Behavioural and affective functioning in children after mild traumatic brain injury

Sloan, Ann (2010) Behavioural and affective functioning in children after mild traumatic brain injury. Other Degree thesis, Victoria University.


Previous research investigating affect and behaviour following mild Traumatic Brain Injury (mTBI) in children has produced variable results. It has been suggested that following a mTBI children may experience transitory "post-concussion" symptoms but subsequently will make a full recovery. In contrast, other studies have reported changes in children's behaviour and affect lasting even years post injury. The current study aimed to further document the impact of mTBI on behaviour and affect in children. This prospective study reports on a sample of 26 children aged between 6 and 12 years. The children were assessed at baseline, one week, three months and a subgroup at 12 months post injury. No changes were found over time on the standardised measures of behaviour and affect with the Behavioural Assessment System for Children, Second Edition (BASC2). However, on the BASC2 the children with pre-existing problems displayed higher incidence of scores in the 'At Risk' or 'Clinically Significant' range on the Externalising Problems composite scale in comparison to the children with no preexisting problems. A qualitative question was also administered to parents. Approximately half of the whole sample reported some change in their child's mood or behaviour at one week post-injury and approximately one quarter continued to report changes at three months post injury. It was also investigated whether the children who had problems or changes reported at three months post-injury differed from the other children on any pre-morbid factors, however, no significant results were found. The overall conclusions drawn from the study were that the group of children referred to the study had a higher proportion of children with pre-existing problems than that expected in the general population. Further, these children differed pre-morbidly from those without pre-existing problems on standardised behavioural measures. While no changes were found over time on standardised measures of behaviour and affect, subjective parental report suggested that in fact there may have been more subtle changes in some children's behaviour up to 3 months post-injury. These findings are worthy of further systematic investigation.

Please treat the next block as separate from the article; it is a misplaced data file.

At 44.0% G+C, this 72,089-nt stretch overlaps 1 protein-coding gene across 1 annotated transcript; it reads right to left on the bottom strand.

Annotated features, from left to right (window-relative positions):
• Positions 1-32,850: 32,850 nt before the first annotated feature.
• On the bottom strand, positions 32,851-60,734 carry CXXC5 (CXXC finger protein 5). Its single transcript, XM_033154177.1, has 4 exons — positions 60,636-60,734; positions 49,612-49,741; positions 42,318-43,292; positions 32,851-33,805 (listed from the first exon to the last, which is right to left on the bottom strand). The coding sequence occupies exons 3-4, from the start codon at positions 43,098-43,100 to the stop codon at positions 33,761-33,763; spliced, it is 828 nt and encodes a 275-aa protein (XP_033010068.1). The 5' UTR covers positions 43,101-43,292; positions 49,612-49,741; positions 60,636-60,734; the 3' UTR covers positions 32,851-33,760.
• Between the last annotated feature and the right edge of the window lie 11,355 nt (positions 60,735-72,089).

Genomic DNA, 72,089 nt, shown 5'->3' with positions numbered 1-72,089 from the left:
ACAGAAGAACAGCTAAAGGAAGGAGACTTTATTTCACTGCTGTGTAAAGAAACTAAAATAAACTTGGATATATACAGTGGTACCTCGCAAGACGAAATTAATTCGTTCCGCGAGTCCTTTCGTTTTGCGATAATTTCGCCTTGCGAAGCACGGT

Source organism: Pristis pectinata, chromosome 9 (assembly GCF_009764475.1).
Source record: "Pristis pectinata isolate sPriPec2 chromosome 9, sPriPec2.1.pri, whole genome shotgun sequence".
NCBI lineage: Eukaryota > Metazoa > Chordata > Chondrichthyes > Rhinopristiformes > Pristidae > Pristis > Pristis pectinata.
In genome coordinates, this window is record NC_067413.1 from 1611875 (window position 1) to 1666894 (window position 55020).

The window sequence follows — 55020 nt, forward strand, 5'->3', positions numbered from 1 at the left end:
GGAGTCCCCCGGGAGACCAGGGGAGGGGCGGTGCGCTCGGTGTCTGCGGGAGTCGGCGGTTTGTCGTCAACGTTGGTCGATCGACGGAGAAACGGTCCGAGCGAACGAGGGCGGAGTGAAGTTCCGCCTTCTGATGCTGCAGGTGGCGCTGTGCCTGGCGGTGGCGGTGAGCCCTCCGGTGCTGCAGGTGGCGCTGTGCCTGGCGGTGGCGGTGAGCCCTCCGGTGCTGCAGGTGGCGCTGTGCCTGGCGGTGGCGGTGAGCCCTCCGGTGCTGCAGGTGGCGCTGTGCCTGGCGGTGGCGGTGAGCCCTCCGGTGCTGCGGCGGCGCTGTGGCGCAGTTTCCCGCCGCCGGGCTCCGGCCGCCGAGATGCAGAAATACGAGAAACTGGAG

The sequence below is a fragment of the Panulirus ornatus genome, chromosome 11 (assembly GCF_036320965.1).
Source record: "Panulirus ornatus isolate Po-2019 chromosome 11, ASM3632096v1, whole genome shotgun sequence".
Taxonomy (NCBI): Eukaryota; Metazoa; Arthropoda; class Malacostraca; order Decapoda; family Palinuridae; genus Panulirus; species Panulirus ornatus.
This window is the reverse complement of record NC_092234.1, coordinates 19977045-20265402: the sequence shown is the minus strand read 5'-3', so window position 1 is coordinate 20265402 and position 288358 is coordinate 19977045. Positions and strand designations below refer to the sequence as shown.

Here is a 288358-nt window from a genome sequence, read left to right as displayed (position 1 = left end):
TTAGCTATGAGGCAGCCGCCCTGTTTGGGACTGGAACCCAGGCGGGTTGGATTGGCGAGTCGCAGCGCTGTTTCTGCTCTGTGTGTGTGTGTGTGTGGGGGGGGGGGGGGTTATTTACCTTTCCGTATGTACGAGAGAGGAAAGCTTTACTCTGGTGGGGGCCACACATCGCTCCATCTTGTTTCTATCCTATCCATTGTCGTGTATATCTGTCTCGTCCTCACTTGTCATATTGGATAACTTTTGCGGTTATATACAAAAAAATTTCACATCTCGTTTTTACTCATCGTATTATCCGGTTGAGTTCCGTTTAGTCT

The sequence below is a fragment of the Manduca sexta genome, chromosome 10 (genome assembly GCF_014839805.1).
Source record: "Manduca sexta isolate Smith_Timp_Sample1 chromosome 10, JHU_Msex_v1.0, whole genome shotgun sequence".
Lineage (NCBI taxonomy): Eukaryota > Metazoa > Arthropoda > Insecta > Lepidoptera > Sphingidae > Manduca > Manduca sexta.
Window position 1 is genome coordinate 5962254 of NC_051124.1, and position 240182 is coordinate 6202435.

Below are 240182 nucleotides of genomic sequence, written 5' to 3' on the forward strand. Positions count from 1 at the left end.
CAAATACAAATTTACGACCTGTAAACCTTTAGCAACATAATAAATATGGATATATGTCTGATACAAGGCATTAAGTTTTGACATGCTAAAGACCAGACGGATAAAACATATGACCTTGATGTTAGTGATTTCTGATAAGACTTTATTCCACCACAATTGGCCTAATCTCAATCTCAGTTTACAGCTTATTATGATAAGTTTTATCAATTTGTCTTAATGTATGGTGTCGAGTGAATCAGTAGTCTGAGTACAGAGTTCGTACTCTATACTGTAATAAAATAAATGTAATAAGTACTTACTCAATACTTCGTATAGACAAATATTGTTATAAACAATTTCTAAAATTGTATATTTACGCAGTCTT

Additional Information

Doctor of Psychology (Clinical Neuropsychology)

Item type Thesis (Other Degree thesis)
Subjects Historical > FOR Classification > 1109 Neurosciences
Historical > FOR Classification > 1701 Psychology
Historical > FOR Classification > 1702 Cognitive Science
Historical > Faculty/School/Research Centre/Department > School of Social Sciences and Psychology
Keywords brain injuries, behaviour, cognition, cognitive functioning, affective changes, child development
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